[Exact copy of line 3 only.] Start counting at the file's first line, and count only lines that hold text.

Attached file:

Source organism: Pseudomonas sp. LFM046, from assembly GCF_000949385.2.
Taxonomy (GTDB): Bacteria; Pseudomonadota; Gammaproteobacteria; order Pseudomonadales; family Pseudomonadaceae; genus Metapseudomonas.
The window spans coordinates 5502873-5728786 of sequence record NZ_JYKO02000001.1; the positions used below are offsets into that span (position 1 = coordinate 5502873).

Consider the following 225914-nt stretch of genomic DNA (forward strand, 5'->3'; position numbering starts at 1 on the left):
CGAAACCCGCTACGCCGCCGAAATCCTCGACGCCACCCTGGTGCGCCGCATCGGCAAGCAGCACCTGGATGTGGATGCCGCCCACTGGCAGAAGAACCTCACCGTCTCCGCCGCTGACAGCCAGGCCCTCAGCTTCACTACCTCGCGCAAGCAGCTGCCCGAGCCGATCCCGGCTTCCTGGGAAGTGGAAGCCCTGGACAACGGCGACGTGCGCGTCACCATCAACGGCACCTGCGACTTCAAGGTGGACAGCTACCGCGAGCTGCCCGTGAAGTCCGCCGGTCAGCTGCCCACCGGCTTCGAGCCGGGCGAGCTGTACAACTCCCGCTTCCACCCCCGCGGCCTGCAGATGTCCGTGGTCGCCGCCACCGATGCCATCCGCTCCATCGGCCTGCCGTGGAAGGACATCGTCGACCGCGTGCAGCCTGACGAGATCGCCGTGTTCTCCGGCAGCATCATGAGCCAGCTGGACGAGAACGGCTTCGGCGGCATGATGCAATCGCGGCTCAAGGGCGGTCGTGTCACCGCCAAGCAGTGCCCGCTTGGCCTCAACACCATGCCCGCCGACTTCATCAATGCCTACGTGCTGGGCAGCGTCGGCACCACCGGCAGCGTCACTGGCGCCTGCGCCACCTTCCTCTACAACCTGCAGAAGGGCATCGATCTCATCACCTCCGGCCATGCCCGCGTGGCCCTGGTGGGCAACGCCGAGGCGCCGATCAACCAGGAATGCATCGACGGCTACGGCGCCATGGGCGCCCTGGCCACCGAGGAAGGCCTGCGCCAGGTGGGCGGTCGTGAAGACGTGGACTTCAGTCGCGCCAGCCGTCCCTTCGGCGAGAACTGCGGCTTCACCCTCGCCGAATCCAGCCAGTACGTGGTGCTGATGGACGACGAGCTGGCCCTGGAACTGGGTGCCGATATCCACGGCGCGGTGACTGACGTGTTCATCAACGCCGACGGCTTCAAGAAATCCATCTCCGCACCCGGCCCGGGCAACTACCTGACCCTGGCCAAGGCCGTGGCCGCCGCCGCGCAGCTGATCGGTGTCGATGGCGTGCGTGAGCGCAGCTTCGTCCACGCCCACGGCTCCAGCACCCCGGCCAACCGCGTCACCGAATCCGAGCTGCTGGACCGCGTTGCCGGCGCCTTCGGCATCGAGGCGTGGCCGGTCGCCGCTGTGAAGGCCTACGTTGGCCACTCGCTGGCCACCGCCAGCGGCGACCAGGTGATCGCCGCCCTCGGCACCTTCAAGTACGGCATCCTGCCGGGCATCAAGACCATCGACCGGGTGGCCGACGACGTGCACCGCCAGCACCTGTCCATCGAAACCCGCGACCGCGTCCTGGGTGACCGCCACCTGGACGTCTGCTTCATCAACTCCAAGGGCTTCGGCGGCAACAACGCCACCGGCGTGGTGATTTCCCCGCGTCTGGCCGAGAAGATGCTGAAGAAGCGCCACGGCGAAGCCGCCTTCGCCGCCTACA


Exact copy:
The window spans coordinates 5502873-5728786 of sequence record NZ_JYKO02000001.1; the positions used below are offsets into that span (position 1 = coordinate 5502873).